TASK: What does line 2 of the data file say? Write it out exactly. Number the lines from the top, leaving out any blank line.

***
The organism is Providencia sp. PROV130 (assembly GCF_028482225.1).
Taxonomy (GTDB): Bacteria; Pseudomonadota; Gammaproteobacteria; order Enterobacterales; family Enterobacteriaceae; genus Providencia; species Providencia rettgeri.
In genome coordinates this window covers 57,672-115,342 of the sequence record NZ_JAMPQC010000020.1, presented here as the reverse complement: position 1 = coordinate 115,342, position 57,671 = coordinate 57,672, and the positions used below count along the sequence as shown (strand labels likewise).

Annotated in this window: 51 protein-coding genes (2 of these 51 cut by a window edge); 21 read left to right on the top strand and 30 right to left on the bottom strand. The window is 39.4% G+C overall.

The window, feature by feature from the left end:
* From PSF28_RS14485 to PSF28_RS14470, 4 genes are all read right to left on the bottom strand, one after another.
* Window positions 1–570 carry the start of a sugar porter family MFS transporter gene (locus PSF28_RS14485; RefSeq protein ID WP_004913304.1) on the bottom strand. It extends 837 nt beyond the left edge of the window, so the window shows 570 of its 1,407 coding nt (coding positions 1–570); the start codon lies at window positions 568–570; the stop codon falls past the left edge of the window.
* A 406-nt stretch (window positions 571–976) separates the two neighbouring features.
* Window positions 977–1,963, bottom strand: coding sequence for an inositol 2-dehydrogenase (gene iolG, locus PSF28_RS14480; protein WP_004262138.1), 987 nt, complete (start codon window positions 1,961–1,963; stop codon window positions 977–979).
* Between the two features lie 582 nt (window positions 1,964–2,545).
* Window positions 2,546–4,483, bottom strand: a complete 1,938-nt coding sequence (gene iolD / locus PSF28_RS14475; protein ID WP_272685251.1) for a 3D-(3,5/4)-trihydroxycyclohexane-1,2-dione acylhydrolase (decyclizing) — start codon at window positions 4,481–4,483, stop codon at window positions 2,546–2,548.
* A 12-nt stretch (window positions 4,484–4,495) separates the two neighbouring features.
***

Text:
Taxonomy (GTDB): Bacteria; Pseudomonadota; Gammaproteobacteria; order Enterobacterales; family Enterobacteriaceae; genus Providencia; species Providencia rettgeri.